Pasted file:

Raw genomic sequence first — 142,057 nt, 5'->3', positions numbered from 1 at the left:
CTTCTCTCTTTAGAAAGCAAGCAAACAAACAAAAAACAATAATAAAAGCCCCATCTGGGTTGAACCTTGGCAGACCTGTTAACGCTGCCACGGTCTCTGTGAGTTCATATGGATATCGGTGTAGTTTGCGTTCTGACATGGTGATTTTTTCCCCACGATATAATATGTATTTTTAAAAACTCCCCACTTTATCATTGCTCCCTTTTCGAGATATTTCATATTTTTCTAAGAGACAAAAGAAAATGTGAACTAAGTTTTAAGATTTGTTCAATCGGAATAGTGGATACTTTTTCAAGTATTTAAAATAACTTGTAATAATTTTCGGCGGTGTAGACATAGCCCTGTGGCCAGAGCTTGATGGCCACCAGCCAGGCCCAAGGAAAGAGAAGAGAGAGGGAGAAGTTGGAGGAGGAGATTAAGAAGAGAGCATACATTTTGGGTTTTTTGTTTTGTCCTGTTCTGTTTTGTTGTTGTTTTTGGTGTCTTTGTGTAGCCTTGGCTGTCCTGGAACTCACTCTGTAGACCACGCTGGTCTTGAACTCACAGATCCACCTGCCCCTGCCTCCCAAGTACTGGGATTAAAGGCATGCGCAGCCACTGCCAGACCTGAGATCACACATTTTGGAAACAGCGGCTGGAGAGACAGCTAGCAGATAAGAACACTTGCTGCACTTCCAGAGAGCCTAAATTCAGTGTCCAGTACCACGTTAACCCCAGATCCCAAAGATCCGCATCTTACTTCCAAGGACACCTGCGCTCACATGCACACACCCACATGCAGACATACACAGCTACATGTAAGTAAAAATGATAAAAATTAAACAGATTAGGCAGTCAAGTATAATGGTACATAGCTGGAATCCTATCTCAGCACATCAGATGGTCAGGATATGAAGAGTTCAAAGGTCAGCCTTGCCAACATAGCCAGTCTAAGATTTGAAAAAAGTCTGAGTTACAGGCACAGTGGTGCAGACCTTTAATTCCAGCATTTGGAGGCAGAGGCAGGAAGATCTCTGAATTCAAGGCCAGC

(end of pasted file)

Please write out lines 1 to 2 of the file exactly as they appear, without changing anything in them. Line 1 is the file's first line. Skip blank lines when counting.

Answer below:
Raw genomic sequence first — 142,057 nt, 5'->3', positions numbered from 1 at the left:
CTTCTCTCTTTAGAAAGCAAGCAAACAAACAAAAAACAATAATAAAAGCCCCATCTGGGTTGAACCTTGGCAGACCTGTTAACGCTGCCACGGTCTCTGTGAGTTCATATGGATATCGGTGTAGTTTGCGTTCTGACATGGTGATTTTTTCCCCACGATATAATATGTATTTTTAAAAACTCCCCACTTTATCATTGCTCCCTTTTCGAGATATTTCATATTTTTCTAAGAGACAAAAGAAAATGTGAACTAAGTTTTAAGATTTGTTCAATCGGAATAGTGGATACTTTTTCAAGTATTTAAAATAACTTGTAATAATTTTCGGCGGTGTAGACATAGCCCTGTGGCCAGAGCTTGATGGCCACCAGCCAGGCCCAAGGAAAGAGAAGAGAGAGGGAGAAGTTGGAGGAGGAGATTAAGAAGAGAGCATACATTTTGGGTTTTTTGTTTTGTCCTGTTCTGTTTTGTTGTTGTTTTTGGTGTCTTTGTGTAGCCTTGGCTGTCCTGGAACTCACTCTGTAGACCACGCTGGTCTTGAACTCACAGATCCACCTGCCCCTGCCTCCCAAGTACTGGGATTAAAGGCATGCGCAGCCACTGCCAGACCTGAGATCACACATTTTGGAAACAGCGGCTGGAGAGACAGCTAGCAGATAAGAACACTTGCTGCACTTCCAGAGAGCCTAAATTCAGTGTCCAGTACCACGTTAACCCCAGATCCCAAAGATCCGCATCTTACTTCCAAGGACACCTGCGCTCACATGCACACACCCACATGCAGACATACACAGCTACATGTAAGTAAAAATGATAAAAATTAAACAGATTAGGCAGTCAAGTATAATGGTACATAGCTGGAATCCTATCTCAGCACATCAGATGGTCAGGATATGAAGAGTTCAAAGGTCAGCCTTGCCAACATAGCCAGTCTAAGATTTGAAAAAAGTCTGAGTTACAGGCACAGTGGTGCAGACCTTTAATTCCAGCATTTGGAGGCAGAGGCAGGAAGATCTCTGAATTCAAGGCCAGC